WBUR Oral History Project: Dr. David Crandell
Dr. David Crandell
Interviewed by: Jayne Guberman
Date: February 2, 2014
Location: Spaulding Rehabilitation Hospital (Charlestown, MA)
Recorder: Joanna Shea O'Brien
Photo: Dr. David Crandell (Photo provided by Dr. David Crandell)
Dr. David Crandell practices physical and rehabilitation medicine at Spaulding Rehabilitation Hospital. He grew up on the North Shore of Long Island and came to Boston for his medical residency. With a long-standing interest in sports going back to childhood, he did a fellowship in sports medicine as part of his training. He later served as physician for the US disabled track and field team in 1994 and 1998, and he has continued his extracurricular activities working with disabled athletes over the past twenty years.
In the late 1990s, Dr. Crandell took up the sport of sled hockey, and he has been instrumental in establishing it as a competitive sport nationally and internationally. In his interview, Dr. Crandell reflects on the powerful role of such sports in helping people recovery from disability. “For someone who had a traumatic injury, “ he says, “getting back on the ice is becoming whole.”
As Medical Director of the Amputee Rehabilitation Program at Spaulding, Dr. Crandell describes the stages of recovery for amputee patients, from immediate post-operative care to training for re-entry to the community. He discusses changes over the past twenty years in both the perception and the practice of rehabilitation medicine. He also reflects on the impact of changes in health care, as well as the economics of insurance coverage, on the length of hospital stays and patient care. One positive development, he says, resulted from the wars in Iraq and Afghanistan: the increasing availability of advanced prosthetic limbs for civilians as well as veterans.
Dr. Crandell describes running two Boston Marathons in recent years, a decision he made as he was turning fifty. Marathon Day in 2013, however, was a regular workday for him. Learning that something had happened at the finish line while conducting a clinic in Dedham. David watched the unfolding events on television. Learning more about the nature of the bombs, he realized many survivors would be in need of his services at Spaulding.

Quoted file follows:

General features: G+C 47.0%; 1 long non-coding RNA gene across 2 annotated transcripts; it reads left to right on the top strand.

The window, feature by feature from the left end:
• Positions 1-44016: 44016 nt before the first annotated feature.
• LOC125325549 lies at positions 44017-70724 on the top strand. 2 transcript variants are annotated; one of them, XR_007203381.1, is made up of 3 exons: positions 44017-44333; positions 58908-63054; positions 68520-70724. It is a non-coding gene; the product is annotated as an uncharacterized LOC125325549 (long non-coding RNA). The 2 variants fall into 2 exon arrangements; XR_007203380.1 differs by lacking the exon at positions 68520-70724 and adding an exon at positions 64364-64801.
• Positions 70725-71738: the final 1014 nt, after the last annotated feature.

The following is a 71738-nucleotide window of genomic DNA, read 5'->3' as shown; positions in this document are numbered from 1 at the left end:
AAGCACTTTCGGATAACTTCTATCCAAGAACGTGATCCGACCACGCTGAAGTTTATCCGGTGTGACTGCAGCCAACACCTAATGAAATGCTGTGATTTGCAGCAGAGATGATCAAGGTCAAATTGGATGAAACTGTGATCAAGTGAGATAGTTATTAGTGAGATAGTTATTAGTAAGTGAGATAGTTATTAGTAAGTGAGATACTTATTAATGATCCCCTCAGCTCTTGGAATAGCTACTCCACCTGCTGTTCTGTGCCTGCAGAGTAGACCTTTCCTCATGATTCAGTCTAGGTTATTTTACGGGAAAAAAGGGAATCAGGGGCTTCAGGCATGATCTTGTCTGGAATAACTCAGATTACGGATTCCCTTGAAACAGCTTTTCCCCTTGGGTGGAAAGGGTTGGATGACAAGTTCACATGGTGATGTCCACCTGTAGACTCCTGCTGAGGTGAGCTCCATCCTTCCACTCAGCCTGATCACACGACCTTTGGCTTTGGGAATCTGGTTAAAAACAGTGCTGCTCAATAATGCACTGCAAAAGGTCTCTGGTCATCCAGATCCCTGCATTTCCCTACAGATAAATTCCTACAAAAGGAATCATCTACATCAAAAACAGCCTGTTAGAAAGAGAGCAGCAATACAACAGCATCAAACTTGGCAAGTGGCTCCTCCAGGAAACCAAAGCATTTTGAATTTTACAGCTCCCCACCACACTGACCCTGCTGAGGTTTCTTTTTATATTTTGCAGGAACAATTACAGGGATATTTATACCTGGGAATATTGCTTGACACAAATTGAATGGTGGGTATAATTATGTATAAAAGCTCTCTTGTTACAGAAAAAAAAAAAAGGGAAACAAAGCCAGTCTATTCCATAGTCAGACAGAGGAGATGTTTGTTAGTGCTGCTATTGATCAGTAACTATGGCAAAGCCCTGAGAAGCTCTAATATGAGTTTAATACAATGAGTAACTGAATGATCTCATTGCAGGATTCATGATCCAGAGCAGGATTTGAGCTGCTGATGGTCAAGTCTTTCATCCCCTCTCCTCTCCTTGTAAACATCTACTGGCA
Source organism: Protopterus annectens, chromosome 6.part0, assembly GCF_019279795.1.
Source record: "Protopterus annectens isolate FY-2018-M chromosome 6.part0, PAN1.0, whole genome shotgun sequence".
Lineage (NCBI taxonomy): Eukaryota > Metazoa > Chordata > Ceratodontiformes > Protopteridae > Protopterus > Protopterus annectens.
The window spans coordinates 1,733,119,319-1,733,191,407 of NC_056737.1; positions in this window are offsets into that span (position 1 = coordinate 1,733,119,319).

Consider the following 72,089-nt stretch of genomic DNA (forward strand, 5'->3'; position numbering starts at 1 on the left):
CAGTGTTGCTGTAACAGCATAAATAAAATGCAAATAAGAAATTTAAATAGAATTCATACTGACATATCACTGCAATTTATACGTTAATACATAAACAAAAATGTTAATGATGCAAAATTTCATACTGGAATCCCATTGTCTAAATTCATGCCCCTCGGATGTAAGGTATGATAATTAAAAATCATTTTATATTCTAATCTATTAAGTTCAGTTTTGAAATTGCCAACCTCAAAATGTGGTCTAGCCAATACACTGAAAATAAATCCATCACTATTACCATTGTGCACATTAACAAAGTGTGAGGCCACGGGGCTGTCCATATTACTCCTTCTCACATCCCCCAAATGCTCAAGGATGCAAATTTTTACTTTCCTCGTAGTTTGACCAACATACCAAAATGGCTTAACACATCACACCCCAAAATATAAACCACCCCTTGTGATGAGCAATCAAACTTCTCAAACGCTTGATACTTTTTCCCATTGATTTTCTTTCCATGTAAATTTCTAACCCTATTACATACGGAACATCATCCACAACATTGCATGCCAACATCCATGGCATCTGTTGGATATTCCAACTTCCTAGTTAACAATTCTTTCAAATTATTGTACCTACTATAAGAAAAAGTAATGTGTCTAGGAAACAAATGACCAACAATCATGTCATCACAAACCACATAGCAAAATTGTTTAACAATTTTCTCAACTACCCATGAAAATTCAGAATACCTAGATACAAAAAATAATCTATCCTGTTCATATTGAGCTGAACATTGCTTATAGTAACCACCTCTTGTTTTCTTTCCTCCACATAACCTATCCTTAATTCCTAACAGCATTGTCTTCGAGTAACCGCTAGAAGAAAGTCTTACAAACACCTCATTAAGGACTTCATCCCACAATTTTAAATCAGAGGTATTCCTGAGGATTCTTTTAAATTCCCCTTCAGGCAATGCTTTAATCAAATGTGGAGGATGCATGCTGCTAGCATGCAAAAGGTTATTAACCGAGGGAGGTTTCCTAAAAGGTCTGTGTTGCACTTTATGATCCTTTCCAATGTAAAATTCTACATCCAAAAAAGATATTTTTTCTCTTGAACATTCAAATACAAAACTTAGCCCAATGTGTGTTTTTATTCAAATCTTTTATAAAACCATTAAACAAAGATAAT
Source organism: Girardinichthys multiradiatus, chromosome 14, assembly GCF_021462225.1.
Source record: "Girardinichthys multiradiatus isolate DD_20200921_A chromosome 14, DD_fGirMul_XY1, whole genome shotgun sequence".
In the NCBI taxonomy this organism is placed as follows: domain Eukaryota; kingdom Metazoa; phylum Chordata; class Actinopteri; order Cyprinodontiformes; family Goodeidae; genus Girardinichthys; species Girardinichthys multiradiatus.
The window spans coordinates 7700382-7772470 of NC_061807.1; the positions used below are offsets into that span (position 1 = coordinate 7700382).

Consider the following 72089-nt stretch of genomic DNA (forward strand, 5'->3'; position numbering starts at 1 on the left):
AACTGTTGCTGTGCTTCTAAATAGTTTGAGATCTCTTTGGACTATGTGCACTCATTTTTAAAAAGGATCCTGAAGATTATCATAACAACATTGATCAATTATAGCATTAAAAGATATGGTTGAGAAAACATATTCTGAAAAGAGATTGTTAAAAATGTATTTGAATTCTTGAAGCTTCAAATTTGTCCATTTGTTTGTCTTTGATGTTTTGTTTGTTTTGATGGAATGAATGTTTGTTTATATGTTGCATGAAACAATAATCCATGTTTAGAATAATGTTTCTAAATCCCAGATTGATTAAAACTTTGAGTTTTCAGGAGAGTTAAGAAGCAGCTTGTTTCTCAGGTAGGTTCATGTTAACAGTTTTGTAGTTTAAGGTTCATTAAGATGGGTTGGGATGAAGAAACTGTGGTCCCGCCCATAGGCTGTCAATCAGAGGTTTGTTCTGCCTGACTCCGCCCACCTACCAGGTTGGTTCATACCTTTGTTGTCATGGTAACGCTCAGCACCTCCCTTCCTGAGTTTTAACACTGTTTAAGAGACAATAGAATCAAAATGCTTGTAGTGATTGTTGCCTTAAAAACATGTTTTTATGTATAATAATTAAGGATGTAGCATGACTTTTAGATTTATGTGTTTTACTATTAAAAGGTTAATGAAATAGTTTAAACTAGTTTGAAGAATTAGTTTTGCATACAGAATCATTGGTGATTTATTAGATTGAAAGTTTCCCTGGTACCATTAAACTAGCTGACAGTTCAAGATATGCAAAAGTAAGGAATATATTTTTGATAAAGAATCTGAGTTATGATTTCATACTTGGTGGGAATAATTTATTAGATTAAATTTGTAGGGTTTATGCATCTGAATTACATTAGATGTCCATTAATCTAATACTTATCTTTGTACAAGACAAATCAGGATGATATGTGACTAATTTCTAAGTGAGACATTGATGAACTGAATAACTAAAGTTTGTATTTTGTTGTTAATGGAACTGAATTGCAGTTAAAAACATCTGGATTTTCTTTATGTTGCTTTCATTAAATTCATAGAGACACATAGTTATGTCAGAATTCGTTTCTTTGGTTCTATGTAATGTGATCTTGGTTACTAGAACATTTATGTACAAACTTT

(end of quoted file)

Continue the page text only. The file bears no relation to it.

Preparations were made at Spaulding over the next several days, including an unusual level of collaboration with area trauma hospitals. The Spaulding staff realized they were facing an unprecedented situation – admitting large numbers of amputees all at once – and had to position themselves to deliver the needed care. Eight patients arrived at the “old” Nashua Street facility within days of the bombings, followed by another twenty-five at the new Charlestown facility shortly thereafter. They ranged in age from seven to seventy-one, and each required a unique treatment plan.
Dr. Crandell describes the types of injuries and some of the unique issues staff confronted. Because many of the marathon survivors were standing – and were injured – standing alongside family and friends, Dr. Crandell found himself caring for a mother and daughter, two brothers, and a husband and wife. All of the marathon survivors were cared for on the fifth floor of Spaulding Rehabilitation. It was here on the fifth floor that many came to feel part of a community of survivors. Along with the positive impact that came from the outpouring of cards, letters, and gifts from strangers, many of the survivors were visited by veterans and mentors, as well as a from congresswoman, Gabrielle Gifford.
Dr. Crandell discusses the process of care, including the different challenges for above and below the knee amputees. With three to five year warranties on most prosthetic limbs, he notes the daunting costs that survivors will face over a lifetime. Reflecting on the importance of attitude and goals, he notes, “Having an amputation shapes you, but it doesn’t define you. How you respond is what defines outcome.” His goal is to allow people to deal with the change and feel supported. For him, “Boston Strong” is doing his rounds the gym and watching people succeed: seeing patients take their first steps, watching someone dance with their parent, seeing a patient skip down the hall.
Audio Clip 1
Dr. Crandell describes the transformative effect of getting into sports for people with traumatic injuries.
Audio Clip 2
Dr. Crandell discusses advancements in prosthetic limbs that resulted from new technologies developed for Iraq and Afghanistan veterans with traumatic injuries.
Audio Clip 3
Dr. Crandell describes deciding to run a marathon again when he turned fifty and how he will run as a guide for a blind runner in the 2014 Boston Marathon.
Audio Clip 4
Dr. Crandell discusses the impact of celebrity visitors, as well as peer mentors such as Gabrielle Giffords, on survivors' recovery.
Audio Clip 5
Dr. Crandell reflects on the transformative impact of becoming an amputee.
Audio Clip 6
Dr. Crandell describes what "Boston Strong" means to him.
WBUR Oral History Project: Stories from the Spaulding Rehabilitation Network
Maureen Banks (COO of Spaulding Rehabilitation Network, First Time Marathoner)
Dara Casparian and Samantha Conley (Physical Therapist and Occupational Therapist at Spaulding Rehabilitation Network, Provided Rehabilitation Care to Survivors)
Suzette Chiong-Oglesby (Clinical Nurse Manager, Spaulding Rehabilitation Network, Mother of Marathon Runner, Marathon Spectator, Witness to Bombings, Treated Survivors)
Dr. Leslie Morse (Spaulding Physician, BAA Marathon Medical Tent Volunteer, First Responder)
David Storto (President of Spaulding Rehabilitation Network, Marathoner)
Timothy Sullivan (Director of Communications, Spaulding Rehabilitation Network)
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